Magical Objects: Africa: Congo Region: Bakongo Nkondi Nail Fetish
The various attempts to influence the fearsome powers of the supernatural through the mediation of statues or fetishes have acquired particular intensity in the regions round the mouth of the River Congo, home of the Kongo, Yombe and Vili tribes, and this is also the case in the east of Zaire, among the Songye.
Magical objects were for many years little known in Europe, as Christian missionaries working in Africa tracked them down and had them burnt. Certain statues which were brought back to Europe by religious men, allegedly for documentation, were kept in secret and could not be studied. They were much feared for they seemed, even to European eyes, to have real power, a belief almost universally accepted in 17th-century Europe. Olfert Dapper was the first to look dispassionately at these “fetish” objects and to dare to describe them.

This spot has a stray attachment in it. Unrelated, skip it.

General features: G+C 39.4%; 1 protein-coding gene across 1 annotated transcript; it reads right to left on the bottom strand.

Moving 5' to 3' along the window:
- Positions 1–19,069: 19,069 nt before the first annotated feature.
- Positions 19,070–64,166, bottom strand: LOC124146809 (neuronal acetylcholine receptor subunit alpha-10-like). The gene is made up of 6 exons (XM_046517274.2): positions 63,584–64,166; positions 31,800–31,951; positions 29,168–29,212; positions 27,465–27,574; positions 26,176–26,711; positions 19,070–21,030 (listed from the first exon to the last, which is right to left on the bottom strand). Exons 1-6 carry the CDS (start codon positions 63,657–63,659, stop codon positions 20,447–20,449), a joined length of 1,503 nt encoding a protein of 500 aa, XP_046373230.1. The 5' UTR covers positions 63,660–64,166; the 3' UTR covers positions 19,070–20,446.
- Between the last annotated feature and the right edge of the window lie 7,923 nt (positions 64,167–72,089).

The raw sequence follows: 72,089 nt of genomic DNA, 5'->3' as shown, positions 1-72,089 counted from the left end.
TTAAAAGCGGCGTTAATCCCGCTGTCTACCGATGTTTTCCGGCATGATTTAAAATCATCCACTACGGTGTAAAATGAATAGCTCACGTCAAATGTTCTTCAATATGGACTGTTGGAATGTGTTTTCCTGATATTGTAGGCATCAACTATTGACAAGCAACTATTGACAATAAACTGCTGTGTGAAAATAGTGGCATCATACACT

Recent work has led to a better understanding. They are wooden carvings, either anthropomorphic or zoomorphic, which are covered with a variety of objects such as nails or metal blades. The cavities in their back or stomach contain “medicines” – grains, hairs, teeth or fingernails – which are held together with various binding materials. Pieces of fabric, feathers or lumps of clay are sometimes present. Finally, bits of mirror, shiny metal or shells are used to close the cavities or to mark the eyes.
Very often the faces alone are carved in detail, while the rest of the body – destined to be hidden under these various additional features – is sculpted more summarily. The figure’s genitals may even be missing, either because they have never been carved or because they have been removed by a zealous missionary.